Max CVSS
9.9
EPSS Score
0.08%
Published
2023-03-08
Updated
2023-03-15
Wasmtime is a standalone runtime for WebAssembly. Prior to version 2.0.2, there is a bug in Wasmtime's C API implementation where the definition of the `wasmtime_trap_code` does not match its declared signature in the `wasmtime/trap.h` header file. This discrepancy causes the function implementation to perform a 4-byte write into a 1-byte buffer provided by the caller. This can lead to three zero bytes being written beyond the 1-byte location provided by the caller. This bug has been patched and users should upgrade to Wasmtime 2.0.2. This bug can be worked around by providing a 4-byte buffer casted to a 1-byte buffer when calling `wasmtime_trap_code`. Users of the `wasmtime` crate are not affected by this issue, only users of the C API function `wasmtime_trap_code` are affected.
Max CVSS
9.8
EPSS Score
0.18%
Published
2022-11-10
Updated
2022-11-16
Wasmtime is a standalone runtime for WebAssembly. Prior to version 2.0.2, there is a bug in Wasmtime's implementation of its pooling instance allocator where when a linear memory is reused for another instance the initial heap snapshot of the prior instance can be visible, erroneously to the next instance. This bug has been patched and users should upgrade to Wasmtime 2.0.2. Other mitigations include disabling the pooling allocator and disabling the `memory-init-cow`.
Max CVSS
8.6
EPSS Score
0.12%
Published
2022-11-10
Updated
2022-11-17
Wasmtime is a standalone runtime for WebAssembly. Prior to version 2.0.2, there is a bug in Wasmtime's implementation of its pooling instance allocator when the allocator is configured to give WebAssembly instances a maximum of zero pages of memory. In this configuration, the virtual memory mapping for WebAssembly memories did not meet the compiler-required configuration requirements for safely executing WebAssembly modules. Wasmtime's default settings require virtual memory page faults to indicate that wasm reads/writes are out-of-bounds, but the pooling allocator's configuration would not create an appropriate virtual memory mapping for this meaning out of bounds reads/writes can successfully read/write memory unrelated to the wasm sandbox within range of the base address of the memory mapping created by the pooling allocator. This bug is not applicable with the default settings of the `wasmtime` crate. This bug can only be triggered by setting `InstanceLimits::memory_pages` to zero. This is expected to be a very rare configuration since this means that wasm modules cannot allocate any pages of linear memory. All wasm modules produced by all current toolchains are highly likely to use linear memory, so it's expected to be unlikely that this configuration is set to zero by any production embedding of Wasmtime. This bug has been patched and users should upgrade to Wasmtime 2.0.2. This bug can be worked around by increasing the `memory_pages` allotment when configuring the pooling allocator to a value greater than zero. If an embedding wishes to still prevent memory from actually being used then the `Store::limiter` method can be used to dynamically disallow growth of memory beyond 0 bytes large. Note that the default `memory_pages` value is greater than zero.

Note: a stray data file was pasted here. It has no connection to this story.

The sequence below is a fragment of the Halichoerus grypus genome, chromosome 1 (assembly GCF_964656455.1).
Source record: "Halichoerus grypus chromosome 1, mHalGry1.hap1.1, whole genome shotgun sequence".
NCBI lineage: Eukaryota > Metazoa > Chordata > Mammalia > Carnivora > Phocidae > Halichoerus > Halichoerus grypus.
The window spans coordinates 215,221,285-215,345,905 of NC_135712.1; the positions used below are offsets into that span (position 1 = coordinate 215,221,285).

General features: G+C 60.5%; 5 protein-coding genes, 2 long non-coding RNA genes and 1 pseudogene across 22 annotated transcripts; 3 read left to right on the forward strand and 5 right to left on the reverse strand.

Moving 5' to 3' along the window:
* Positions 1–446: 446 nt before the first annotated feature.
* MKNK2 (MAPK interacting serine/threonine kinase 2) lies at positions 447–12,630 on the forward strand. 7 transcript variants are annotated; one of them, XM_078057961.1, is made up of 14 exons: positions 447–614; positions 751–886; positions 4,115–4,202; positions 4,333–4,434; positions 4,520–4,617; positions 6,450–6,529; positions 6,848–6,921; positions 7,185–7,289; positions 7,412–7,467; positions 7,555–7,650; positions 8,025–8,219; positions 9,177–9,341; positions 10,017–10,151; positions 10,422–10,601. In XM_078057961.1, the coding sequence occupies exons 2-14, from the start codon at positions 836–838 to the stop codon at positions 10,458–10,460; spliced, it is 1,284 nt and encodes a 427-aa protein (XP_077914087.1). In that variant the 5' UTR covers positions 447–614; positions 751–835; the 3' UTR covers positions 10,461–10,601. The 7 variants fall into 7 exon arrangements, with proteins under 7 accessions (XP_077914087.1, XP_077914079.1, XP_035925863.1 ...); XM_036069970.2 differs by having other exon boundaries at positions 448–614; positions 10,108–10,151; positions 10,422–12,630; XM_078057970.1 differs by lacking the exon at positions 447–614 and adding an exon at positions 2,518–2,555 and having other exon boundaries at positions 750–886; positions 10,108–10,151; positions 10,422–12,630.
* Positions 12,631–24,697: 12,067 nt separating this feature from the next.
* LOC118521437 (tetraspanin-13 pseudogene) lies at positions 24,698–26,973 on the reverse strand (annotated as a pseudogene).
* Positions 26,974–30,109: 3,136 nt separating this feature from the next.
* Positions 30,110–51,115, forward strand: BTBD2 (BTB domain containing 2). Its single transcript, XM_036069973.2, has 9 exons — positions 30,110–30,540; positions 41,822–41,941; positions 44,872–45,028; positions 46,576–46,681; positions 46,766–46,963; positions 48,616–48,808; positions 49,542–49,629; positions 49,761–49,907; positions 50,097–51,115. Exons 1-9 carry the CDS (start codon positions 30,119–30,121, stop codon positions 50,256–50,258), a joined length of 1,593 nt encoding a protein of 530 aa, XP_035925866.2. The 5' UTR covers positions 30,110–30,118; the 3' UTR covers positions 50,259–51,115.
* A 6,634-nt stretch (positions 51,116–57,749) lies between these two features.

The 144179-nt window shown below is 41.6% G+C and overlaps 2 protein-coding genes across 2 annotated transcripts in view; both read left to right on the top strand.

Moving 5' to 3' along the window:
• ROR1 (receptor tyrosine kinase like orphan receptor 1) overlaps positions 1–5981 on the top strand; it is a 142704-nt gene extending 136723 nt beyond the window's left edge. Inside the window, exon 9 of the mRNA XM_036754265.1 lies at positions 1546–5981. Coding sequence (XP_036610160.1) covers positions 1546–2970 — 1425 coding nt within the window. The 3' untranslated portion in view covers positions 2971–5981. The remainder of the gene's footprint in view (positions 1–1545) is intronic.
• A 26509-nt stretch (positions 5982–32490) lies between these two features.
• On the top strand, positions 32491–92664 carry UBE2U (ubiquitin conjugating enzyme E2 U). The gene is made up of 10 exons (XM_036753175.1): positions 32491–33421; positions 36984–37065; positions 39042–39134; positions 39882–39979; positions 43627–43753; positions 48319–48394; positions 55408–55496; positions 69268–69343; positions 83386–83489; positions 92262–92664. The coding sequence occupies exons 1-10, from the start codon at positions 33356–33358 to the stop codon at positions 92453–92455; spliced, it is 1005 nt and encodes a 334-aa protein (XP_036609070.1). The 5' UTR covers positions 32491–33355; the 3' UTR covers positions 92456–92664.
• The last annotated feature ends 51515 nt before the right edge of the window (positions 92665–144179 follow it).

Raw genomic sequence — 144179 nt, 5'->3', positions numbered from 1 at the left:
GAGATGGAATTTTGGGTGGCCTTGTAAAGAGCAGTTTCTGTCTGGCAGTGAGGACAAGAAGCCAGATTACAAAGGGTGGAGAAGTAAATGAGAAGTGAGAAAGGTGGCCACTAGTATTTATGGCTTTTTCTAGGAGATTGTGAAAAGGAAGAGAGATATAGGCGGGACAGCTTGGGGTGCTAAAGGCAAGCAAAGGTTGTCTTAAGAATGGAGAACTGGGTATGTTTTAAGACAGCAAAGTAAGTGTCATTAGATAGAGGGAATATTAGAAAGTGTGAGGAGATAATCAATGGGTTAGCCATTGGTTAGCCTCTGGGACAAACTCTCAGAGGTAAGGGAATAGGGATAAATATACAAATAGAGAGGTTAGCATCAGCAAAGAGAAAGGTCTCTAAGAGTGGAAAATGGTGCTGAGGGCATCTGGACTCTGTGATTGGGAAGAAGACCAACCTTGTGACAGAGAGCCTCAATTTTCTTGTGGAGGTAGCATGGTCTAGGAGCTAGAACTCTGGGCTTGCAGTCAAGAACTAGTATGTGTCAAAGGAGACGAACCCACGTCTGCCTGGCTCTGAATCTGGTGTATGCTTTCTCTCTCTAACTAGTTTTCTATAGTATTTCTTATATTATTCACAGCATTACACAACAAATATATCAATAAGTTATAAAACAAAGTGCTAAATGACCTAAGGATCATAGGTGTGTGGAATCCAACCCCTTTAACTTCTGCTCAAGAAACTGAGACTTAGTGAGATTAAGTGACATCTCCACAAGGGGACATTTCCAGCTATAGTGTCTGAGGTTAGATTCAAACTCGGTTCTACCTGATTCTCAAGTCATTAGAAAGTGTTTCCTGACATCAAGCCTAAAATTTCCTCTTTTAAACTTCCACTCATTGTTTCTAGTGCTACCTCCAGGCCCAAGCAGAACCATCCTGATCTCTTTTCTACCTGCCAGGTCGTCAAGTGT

Max CVSS
7.4
EPSS Score
0.12%
Published
2022-11-10
Updated
2023-06-27